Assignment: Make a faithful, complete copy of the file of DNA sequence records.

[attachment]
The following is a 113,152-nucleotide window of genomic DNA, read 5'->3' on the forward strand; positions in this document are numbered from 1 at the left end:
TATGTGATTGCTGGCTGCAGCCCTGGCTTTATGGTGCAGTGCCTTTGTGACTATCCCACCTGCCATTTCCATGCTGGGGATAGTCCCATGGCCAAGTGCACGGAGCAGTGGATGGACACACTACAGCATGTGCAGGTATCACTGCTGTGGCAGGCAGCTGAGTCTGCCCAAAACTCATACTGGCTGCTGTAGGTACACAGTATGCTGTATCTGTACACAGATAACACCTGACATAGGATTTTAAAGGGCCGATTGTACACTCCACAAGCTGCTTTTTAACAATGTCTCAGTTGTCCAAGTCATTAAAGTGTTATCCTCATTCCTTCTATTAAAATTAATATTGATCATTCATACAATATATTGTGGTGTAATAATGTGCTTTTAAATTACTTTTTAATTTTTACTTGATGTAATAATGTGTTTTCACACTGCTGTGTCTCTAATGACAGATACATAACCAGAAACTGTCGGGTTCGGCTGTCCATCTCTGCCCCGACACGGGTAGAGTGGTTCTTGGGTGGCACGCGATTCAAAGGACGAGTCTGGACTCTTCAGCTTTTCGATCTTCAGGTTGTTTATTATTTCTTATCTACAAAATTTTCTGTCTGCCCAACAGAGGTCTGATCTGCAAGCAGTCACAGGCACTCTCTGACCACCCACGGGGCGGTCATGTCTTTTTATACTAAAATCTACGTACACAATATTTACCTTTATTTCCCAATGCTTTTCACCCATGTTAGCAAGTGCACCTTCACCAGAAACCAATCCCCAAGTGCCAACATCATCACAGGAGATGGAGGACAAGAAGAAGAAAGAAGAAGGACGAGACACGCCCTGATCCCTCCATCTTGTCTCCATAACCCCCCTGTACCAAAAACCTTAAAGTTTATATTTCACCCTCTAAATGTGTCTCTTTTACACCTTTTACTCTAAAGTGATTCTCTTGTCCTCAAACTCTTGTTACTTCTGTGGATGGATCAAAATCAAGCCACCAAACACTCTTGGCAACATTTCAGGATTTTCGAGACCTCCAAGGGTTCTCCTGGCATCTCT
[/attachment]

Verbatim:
The following is a 113,152-nucleotide window of genomic DNA, read 5'->3' on the forward strand; positions in this document are numbered from 1 at the left end:
TATGTGATTGCTGGCTGCAGCCCTGGCTTTATGGTGCAGTGCCTTTGTGACTATCCCACCTGCCATTTCCATGCTGGGGATAGTCCCATGGCCAAGTGCACGGAGCAGTGGATGGACACACTACAGCATGTGCAGGTATCACTGCTGTGGCAGGCAGCTGAGTCTGCCCAAAACTCATACTGGCTGCTGTAGGTACACAGTATGCTGTATCTGTACACAGATAACACCTGACATAGGATTTTAAAGGGCCGATTGTACACTCCACAAGCTGCTTTTTAACAATGTCTCAGTTGTCCAAGTCATTAAAGTGTTATCCTCATTCCTTCTATTAAAATTAATATTGATCATTCATACAATATATTGTGGTGTAATAATGTGCTTTTAAATTACTTTTTAATTTTTACTTGATGTAATAATGTGTTTTCACACTGCTGTGTCTCTAATGACAGATACATAACCAGAAACTGTCGGGTTCGGCTGTCCATCTCTGCCCCGACACGGGTAGAGTGGTTCTTGGGTGGCACGCGATTCAAAGGACGAGTCTGGACTCTTCAGCTTTTCGATCTTCAGGTTGTTTATTATTTCTTATCTACAAAATTTTCTGTCTGCCCAACAGAGGTCTGATCTGCAAGCAGTCACAGGCACTCTCTGACCACCCACGGGGCGGTCATGTCTTTTTATACTAAAATCTACGTACACAATATTTACCTTTATTTCCCAATGCTTTTCACCCATGTTAGCAAGTGCACCTTCACCAGAAACCAATCCCCAAGTGCCAACATCATCACAGGAGATGGAGGACAAGAAGAAGAAAGAAGAAGGACGAGACACGCCCTGATCCCTCCATCTTGTCTCCATAACCCCCCTGTACCAAAAACCTTAAAGTTTATATTTCACCCTCTAAATGTGTCTCTTTTACACCTTTTACTCTAAAGTGATTCTCTTGTCCTCAAACTCTTGTTACTTCTGTGGATGGATCAAAATCAAGCCACCAAACACTCTTGGCAACATTTCAGGATTTTCGAGACCTCCAAGGGTTCTCCTGGCATCTCT